# $e^A$, where $A= \begin{bmatrix} 0 & \omega \\ -\omega& 0 \end{bmatrix}$

$\omega>0$, Then Compute the matrix:

$e^A$, where $A= \begin{bmatrix} 0 & \omega \\ -\omega& 0 \end{bmatrix}$

• Do you know about the relationship between matrix exponentials and diagonalization? – Ian Dec 1 '16 at 3:36
• I have learnt about diagonalization but not about exponential.... – Arbin Dec 1 '16 at 3:37

Let $A=XBX^{-1}$, where $B$ is diagonal matrix $[b_1,b_2]$. Then:

$$e^{A}=\sum_{n=0}^\infty \frac{1}{n!}\left(XBX^{-1}\right)^n=X\left(\sum_{n=0}^\infty \frac{1}{n!}B^n\right)X^{-1}=Xe^BX^{-1}=X[e^{b_1},e^{b_2}]X^{-1}$$

• How do you know that this happens. Can You provide a link to learn this result, or any references? – Arbin Dec 1 '16 at 3:49
• @Arbin It's a pretty standard fact that you should be able to find in any linear algebra reference, in the chapter about eigenvalues. The point is that when you multiply $XBX^{-1}$ with itself $n$ times, you get $X B^n X^{-1}$ because the $X$s cancel out with the $X^{-1}$s. Then if $B$ is diagonal then $B^n$ is simple. Summing them up as in the definition of the matrix exponential gives you an expression for the matrix exponential of $A$. The hard part is actually calculating $X B X^{-1}$ in the first place, which is what I was saying about diagonalization in the comment on the question. – Ian Dec 1 '16 at 3:53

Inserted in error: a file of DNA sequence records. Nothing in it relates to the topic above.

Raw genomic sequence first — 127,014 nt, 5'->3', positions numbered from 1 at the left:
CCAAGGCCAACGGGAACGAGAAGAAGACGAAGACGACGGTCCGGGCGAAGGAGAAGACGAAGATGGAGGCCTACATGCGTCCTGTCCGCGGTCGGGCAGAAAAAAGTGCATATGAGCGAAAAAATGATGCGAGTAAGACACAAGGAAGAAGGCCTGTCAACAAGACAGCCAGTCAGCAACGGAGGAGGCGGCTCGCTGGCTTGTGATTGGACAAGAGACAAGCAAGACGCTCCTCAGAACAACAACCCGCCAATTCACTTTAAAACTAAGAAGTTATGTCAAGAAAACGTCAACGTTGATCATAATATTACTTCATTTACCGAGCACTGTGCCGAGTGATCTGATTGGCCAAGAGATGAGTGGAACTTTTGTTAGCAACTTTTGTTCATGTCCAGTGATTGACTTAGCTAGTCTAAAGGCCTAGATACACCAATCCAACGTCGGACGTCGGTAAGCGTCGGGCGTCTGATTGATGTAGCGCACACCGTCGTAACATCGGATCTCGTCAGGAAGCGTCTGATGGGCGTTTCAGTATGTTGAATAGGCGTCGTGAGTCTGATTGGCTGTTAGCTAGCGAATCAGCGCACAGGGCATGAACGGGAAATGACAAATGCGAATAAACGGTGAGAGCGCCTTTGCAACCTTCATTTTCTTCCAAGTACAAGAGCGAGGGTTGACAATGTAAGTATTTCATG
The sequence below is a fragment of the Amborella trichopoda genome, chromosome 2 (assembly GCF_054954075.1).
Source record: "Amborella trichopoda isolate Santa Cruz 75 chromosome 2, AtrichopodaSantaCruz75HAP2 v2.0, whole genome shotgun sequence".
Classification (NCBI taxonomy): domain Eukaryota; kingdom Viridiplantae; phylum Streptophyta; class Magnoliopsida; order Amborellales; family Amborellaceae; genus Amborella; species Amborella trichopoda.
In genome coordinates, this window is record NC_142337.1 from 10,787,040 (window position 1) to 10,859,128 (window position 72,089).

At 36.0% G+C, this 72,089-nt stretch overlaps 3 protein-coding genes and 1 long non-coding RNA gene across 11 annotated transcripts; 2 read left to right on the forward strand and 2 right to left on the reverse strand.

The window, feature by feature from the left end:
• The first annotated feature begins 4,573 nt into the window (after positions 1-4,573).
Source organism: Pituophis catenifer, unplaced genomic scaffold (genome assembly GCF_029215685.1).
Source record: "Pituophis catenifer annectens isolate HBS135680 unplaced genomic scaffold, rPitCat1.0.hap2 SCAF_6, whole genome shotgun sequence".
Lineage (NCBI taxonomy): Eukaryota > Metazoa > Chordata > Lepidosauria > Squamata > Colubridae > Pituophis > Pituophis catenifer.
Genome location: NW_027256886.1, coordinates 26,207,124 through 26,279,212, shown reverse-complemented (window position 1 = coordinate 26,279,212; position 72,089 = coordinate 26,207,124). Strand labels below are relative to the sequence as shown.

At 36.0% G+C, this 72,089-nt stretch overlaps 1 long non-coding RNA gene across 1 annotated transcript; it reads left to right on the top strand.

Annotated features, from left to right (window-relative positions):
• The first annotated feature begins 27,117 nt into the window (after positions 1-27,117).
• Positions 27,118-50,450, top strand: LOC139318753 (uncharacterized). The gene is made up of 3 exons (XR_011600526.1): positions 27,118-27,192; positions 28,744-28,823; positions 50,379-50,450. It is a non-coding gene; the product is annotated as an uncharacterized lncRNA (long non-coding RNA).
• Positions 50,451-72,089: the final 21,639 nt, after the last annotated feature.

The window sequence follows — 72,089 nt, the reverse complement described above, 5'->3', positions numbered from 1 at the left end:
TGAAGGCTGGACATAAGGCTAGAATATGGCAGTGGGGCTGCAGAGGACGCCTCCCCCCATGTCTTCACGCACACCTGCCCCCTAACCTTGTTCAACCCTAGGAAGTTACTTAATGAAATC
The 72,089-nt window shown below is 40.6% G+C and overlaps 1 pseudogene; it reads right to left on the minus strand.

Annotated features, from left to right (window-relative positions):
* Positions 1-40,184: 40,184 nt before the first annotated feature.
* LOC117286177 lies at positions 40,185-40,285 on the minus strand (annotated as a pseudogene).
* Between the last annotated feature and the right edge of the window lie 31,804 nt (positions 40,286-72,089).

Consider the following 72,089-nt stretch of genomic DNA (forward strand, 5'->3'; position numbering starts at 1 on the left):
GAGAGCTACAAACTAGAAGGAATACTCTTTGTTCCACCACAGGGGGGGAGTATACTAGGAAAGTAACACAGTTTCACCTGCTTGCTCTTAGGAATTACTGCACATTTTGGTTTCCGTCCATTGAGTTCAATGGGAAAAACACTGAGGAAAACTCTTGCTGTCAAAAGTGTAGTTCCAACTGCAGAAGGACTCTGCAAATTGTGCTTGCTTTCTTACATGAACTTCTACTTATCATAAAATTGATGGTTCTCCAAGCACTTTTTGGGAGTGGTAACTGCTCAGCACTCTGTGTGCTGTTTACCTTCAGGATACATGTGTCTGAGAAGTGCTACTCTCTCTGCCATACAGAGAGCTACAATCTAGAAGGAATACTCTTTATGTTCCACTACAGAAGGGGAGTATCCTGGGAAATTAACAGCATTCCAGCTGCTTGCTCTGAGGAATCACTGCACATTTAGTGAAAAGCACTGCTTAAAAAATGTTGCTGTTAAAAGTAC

• @lan Thank you for this comment. – fizis Dec 1 '16 at 4:31

Hint:

$$e^A=I + A + \frac{1}{2!}A^2 + \frac{1}{3!}A^3 + \cdots$$

You should calculate $A,A^2,A^3,A^4,A^5,\ldots$ and see if you notice any pattern.

Here is a long winded way:

Solve the system $\dot{x} = \omega y, \dot{y} = - \omega x$ with initial conditions $(x,y) = (1,0)$ and $(x,y) = (0,1)$.

This gives solutions $t \mapsto (\cos (\omega t), -\sin (\omega t))$ and $t \mapsto (\sin (\omega t), \cos (\omega t))$, and so $e^{At} = \begin{bmatrix} \cos (\omega t) & \sin (\omega t) \\ -\sin (\omega t) & \cos (\omega t) \end{bmatrix}$, and setting $t=1$ gives $e^A = \begin{bmatrix} \cos \omega & \sin \omega \\ -\sin \omega & \cos \omega \end{bmatrix}$.